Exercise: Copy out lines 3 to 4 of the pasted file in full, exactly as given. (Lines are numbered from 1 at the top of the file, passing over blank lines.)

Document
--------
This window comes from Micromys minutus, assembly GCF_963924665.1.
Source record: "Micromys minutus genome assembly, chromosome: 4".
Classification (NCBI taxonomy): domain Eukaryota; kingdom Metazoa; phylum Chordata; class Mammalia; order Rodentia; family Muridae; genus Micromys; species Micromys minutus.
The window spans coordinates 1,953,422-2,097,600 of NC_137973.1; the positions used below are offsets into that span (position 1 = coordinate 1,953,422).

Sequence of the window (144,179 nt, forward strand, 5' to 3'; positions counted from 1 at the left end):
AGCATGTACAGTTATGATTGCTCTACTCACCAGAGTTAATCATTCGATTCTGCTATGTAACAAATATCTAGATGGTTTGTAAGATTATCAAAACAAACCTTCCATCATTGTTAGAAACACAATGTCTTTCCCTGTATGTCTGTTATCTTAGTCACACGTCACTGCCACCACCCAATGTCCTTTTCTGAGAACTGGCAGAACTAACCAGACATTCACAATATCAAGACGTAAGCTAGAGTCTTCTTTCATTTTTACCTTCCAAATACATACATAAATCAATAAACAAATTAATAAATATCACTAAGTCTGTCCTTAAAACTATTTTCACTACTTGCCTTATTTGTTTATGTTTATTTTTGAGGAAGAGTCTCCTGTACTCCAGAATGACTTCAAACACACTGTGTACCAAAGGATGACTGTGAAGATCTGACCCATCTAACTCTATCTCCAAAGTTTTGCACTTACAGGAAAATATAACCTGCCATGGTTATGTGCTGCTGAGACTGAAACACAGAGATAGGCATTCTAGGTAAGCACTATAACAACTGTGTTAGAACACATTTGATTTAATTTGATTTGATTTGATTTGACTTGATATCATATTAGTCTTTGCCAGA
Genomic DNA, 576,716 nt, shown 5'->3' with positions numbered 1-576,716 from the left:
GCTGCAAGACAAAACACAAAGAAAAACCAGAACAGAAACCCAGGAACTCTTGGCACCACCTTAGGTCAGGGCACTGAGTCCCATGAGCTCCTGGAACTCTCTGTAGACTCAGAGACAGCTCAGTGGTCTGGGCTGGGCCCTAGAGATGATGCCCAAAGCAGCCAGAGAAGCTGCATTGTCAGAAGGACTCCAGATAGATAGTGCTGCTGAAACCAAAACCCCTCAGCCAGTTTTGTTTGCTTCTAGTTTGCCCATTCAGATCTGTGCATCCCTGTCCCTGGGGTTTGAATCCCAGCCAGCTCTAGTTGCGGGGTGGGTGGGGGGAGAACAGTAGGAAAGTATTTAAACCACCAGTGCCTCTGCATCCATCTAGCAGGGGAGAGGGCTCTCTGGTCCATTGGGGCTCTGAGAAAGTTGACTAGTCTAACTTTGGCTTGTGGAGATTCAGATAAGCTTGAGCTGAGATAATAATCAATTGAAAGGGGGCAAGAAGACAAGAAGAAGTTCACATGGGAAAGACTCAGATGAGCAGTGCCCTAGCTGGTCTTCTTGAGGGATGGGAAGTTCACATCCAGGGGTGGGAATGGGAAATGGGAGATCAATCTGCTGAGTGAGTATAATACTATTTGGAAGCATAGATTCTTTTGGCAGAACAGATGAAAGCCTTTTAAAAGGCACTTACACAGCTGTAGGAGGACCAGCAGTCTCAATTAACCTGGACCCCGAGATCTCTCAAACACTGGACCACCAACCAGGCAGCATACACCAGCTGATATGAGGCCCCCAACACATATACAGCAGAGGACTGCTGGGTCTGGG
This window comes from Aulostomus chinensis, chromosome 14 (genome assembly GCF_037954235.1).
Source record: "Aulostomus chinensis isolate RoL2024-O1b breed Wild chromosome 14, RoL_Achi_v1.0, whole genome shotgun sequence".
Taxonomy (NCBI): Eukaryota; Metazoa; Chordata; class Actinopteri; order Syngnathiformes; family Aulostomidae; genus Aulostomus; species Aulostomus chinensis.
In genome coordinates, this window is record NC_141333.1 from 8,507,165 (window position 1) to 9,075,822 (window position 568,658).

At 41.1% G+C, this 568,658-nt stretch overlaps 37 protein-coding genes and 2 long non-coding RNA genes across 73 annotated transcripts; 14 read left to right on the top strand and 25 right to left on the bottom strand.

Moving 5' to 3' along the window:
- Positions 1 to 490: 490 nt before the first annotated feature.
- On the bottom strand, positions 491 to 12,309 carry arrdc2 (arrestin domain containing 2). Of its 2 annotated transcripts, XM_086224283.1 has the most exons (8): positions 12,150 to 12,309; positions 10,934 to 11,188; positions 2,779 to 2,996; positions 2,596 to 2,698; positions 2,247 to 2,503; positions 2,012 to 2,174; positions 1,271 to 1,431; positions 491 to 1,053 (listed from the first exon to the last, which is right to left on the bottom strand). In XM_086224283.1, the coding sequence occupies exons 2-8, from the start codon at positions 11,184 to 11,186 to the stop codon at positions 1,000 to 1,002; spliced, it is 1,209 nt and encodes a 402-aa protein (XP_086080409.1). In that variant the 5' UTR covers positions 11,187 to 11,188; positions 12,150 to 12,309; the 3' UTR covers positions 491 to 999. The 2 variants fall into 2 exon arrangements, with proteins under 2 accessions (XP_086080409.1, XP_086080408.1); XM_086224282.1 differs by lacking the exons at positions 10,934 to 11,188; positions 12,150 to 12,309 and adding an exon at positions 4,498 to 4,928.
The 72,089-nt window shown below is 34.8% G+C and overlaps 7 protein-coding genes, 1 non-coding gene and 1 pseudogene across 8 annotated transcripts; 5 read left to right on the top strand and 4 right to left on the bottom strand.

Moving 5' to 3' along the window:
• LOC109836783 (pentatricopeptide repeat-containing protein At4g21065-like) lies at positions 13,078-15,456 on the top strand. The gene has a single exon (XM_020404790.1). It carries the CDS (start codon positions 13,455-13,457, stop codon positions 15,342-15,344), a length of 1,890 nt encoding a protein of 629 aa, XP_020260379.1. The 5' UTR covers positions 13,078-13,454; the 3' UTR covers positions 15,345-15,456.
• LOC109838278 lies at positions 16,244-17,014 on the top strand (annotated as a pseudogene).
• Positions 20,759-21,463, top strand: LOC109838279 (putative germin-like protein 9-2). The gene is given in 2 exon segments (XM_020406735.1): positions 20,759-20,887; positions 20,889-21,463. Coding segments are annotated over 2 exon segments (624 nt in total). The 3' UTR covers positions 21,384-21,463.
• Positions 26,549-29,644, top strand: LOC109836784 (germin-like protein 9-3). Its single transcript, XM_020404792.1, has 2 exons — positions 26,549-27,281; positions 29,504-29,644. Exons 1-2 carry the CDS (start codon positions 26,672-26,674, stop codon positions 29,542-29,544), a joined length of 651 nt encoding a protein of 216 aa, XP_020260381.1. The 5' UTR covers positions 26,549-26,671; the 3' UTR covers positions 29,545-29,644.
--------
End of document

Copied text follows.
Classification (NCBI taxonomy): domain Eukaryota; kingdom Metazoa; phylum Chordata; class Mammalia; order Rodentia; family Muridae; genus Micromys; species Micromys minutus.
The window spans coordinates 1,953,422-2,097,600 of NC_137973.1; the positions used below are offsets into that span (position 1 = coordinate 1,953,422).